Rendered speechless, but holding out hope
MGH, MIT work on gel to restore vocal cords
Kendall Morse, a 77-year-old folk singer with a penchant for storytelling, has one tale that he would especially like to tell: the way he got his voice back.
After a decadelong battle with vocal cord cancer, all that is left of Morse’s low tenor is a good-humored, raspy whisper. But an ambitious research project that has been funded by a patient group, led by a Massachusetts General Hospital surgeon, and hinged on the expertise of biomedical engineers at MIT, is giving Morse hope that some day, he’ll be able to sing to his wife, Jacqui.
“I feel like a one-legged man,’’ Morse said during a recent checkup visit at Mass. General, a four-hour round trip from his home in Scarborough, Maine. “I can’t think of anything I’d rather have than my voice back.’’
In a laboratory a few blocks away from the office where Morse goes for regular checkups, scientists have been developing a gelatinous substance that vibrates just like the vocal folds that had to be surgically removed from Morse’s throat. Using a polymer already used in approved medical devices as their raw material, the researchers have perfected a gel that could be injected, replacing tissue that has been damaged, stiffened, or removed in surgery - and which will, they hope, restore patients’ lost voices. Next year, they hope to do the first tests in a small group of people.
“It will be tunable. There will be different demands for a voice,’’ said Dr. Steven Zeitels, director of the Center for Laryngeal Surgery and Voice Rehabilitation at Mass. General who has cared for some of the most iconic voices in the world - counting Steven Tyler, Julie Andrews, and Roger Daltrey among his patients.
The elasticity and the properties of the gel can be personalized, Zeitels said, so that they meet the needs of the particular vocal folds in distress, with the ultimate hope that they could help the cancer patient who wants to be able to speak audibly again, the professional singer who needs help recovering from laryngitis in time for a concert, or the schoolteacher whose career is jeopardized because he or she is having trouble talking over the students.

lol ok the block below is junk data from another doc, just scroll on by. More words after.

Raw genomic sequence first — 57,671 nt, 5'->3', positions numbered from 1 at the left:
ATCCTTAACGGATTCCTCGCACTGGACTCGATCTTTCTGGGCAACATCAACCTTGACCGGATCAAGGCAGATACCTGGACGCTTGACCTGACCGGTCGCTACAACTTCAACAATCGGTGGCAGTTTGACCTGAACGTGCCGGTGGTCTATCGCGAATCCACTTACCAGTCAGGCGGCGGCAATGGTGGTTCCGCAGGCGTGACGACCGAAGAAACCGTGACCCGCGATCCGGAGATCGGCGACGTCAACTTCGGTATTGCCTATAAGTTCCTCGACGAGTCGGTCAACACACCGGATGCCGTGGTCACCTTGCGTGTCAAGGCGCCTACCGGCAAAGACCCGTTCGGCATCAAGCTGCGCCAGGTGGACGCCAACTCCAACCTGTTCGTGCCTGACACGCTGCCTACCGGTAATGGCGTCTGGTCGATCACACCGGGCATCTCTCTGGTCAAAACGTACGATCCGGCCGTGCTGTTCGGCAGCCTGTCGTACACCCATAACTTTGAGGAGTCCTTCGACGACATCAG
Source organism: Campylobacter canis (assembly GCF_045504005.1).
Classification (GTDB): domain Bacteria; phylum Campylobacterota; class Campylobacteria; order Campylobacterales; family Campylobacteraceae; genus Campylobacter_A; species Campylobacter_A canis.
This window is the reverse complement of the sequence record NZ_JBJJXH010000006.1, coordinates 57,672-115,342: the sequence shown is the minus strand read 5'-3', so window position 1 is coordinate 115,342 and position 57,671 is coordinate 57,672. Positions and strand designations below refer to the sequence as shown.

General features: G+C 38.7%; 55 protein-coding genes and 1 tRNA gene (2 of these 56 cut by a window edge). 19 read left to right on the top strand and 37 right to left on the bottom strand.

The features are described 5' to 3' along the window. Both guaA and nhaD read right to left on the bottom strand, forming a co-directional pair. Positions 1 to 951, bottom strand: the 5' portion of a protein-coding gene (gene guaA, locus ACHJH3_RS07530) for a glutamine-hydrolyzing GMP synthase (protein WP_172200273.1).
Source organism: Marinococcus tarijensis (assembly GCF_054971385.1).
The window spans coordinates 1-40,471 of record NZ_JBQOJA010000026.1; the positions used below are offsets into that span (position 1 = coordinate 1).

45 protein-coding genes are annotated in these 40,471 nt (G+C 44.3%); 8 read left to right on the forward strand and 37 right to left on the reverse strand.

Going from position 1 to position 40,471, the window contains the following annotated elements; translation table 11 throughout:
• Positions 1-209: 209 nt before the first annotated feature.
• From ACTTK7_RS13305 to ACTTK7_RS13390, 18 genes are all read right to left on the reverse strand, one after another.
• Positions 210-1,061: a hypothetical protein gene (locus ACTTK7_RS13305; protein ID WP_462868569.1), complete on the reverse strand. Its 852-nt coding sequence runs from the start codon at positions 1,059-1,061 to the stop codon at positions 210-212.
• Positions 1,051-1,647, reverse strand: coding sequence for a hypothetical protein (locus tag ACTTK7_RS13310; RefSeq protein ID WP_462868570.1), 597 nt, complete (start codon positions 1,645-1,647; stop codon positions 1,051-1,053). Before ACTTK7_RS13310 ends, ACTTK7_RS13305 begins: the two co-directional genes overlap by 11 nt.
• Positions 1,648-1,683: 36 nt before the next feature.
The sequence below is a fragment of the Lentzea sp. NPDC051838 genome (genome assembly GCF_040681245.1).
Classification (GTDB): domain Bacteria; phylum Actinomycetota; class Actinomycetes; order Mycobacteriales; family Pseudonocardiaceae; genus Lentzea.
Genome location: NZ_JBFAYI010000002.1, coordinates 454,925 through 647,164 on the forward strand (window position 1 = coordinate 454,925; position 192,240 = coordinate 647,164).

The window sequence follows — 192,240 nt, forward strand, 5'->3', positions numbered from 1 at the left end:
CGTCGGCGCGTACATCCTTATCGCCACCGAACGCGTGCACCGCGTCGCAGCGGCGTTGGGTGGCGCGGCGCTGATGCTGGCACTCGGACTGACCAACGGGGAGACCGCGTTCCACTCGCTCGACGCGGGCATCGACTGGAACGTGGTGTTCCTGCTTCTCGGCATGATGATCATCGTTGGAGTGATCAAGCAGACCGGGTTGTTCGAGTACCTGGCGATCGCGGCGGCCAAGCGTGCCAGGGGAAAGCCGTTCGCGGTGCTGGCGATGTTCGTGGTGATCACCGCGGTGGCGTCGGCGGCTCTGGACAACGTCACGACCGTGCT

“The vocalist in the society is revered, whether it’s a teacher, whether it’s a politician, whether it’s a performer. They’re the ones who transmit human ideas. It’s pretty fundamental,’’ Zeitels said.
Since 1997, Zeitels, also a professor of laryngeal surgery at Harvard Medical School, has been searching for a way to help patients regain their voices. In 2002, he partnered with Robert Langer, a biomedical engineer from MIT - a collaboration that brought two crucial strands of expertise together: Zeitels’s deep insights into how the voice works and goes awry and Langer’s abilities to engineer solutions to biomedical problems.
“By and large, what people have done is taken materials already existing in your house, and then they use them in patients - so if you look historically, the material in a lady’s girdle is the material in an artificial heart,’’ Langer said. “The major thing we’ve tried to do over the last 30 years is rather than doing that, take a fundamental look at what you want’’ and build the solution that best solves the problem.
The material would need to be soft and elastic - so it could “ripple, like a flag blowing in the breeze,’’ Zeitels said. Sandeep Karajanagi, a former postdoctoral researcher in Langer’s laboratory who now heads the Laboratory for Biomaterials and Drug Delivery at Zeitels’s center, found a way to mimic the properties of the vocal folds with a clear polymer gel, similar to Jell-O, that ripples when air is blown by it, just like a vocal cord.
Daniel Kempler, chairman of the department of communication sciences and disorders at Emerson College, said there is lots of room for improvement in treating patients with a variety of voice problems.
“In many places, the doctors don’t have enough training or the experience or the access to a substance or practice to feel comfortable doing it,’’ Kempler said.
The new technology has yet to be tested, but patients who might benefit from it include cancer patients and elderly people, whose voices naturally undergo changes as their vocal folds stiffen.
In a paper published earlier this year, researchers tested the new injectable gel on dogs’ vocal folds. On high-speed video, their vocal folds vibrated normally, with no safety problems.
Zeitels anticipates that the technology may ultimately be commercialized by a startup company.
For Kendall Morse, the hope is that their research will speed along and Jacqui will no longer have to hush a crowd by yelling “Kendall’s talking!’’
“If I go to a concert or gathering of musicians, it’s very difficult for me to not to be able to join in,’’ Morse said. “You can’t communicate; you can’t get above the din.’’
Carolyn Y. Johnson can be reached at firstname.lastname@example.org.